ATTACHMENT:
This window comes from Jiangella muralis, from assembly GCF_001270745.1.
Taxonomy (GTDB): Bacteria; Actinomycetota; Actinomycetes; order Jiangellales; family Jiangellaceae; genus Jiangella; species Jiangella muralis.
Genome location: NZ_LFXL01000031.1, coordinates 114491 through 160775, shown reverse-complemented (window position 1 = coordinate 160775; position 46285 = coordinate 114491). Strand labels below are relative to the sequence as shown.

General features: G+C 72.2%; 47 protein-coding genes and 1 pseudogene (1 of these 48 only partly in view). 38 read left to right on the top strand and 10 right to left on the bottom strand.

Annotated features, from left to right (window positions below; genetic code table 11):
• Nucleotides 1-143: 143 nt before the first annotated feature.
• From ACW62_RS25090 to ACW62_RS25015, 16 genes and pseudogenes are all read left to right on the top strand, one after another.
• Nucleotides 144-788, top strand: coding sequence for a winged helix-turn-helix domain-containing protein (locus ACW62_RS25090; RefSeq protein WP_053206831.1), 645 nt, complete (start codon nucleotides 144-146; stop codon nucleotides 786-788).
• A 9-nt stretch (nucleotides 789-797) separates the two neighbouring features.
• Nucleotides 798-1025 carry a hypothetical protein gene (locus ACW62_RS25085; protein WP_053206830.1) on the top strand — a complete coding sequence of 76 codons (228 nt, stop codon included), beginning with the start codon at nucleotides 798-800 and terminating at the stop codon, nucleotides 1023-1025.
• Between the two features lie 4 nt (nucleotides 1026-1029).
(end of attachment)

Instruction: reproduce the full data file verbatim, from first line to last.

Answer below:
This window comes from Jiangella muralis, from assembly GCF_001270745.1.
Taxonomy (GTDB): Bacteria; Actinomycetota; Actinomycetes; order Jiangellales; family Jiangellaceae; genus Jiangella; species Jiangella muralis.
Genome location: NZ_LFXL01000031.1, coordinates 114491 through 160775, shown reverse-complemented (window position 1 = coordinate 160775; position 46285 = coordinate 114491). Strand labels below are relative to the sequence as shown.

General features: G+C 72.2%; 47 protein-coding genes and 1 pseudogene (1 of these 48 only partly in view). 38 read left to right on the top strand and 10 right to left on the bottom strand.

Annotated features, from left to right (window positions below; genetic code table 11):
• Nucleotides 1-143: 143 nt before the first annotated feature.
• From ACW62_RS25090 to ACW62_RS25015, 16 genes and pseudogenes are all read left to right on the top strand, one after another.
• Nucleotides 144-788, top strand: coding sequence for a winged helix-turn-helix domain-containing protein (locus ACW62_RS25090; RefSeq protein WP_053206831.1), 645 nt, complete (start codon nucleotides 144-146; stop codon nucleotides 786-788).
• A 9-nt stretch (nucleotides 789-797) separates the two neighbouring features.
• Nucleotides 798-1025 carry a hypothetical protein gene (locus ACW62_RS25085; protein WP_053206830.1) on the top strand — a complete coding sequence of 76 codons (228 nt, stop codon included), beginning with the start codon at nucleotides 798-800 and terminating at the stop codon, nucleotides 1023-1025.
• Between the two features lie 4 nt (nucleotides 1026-1029).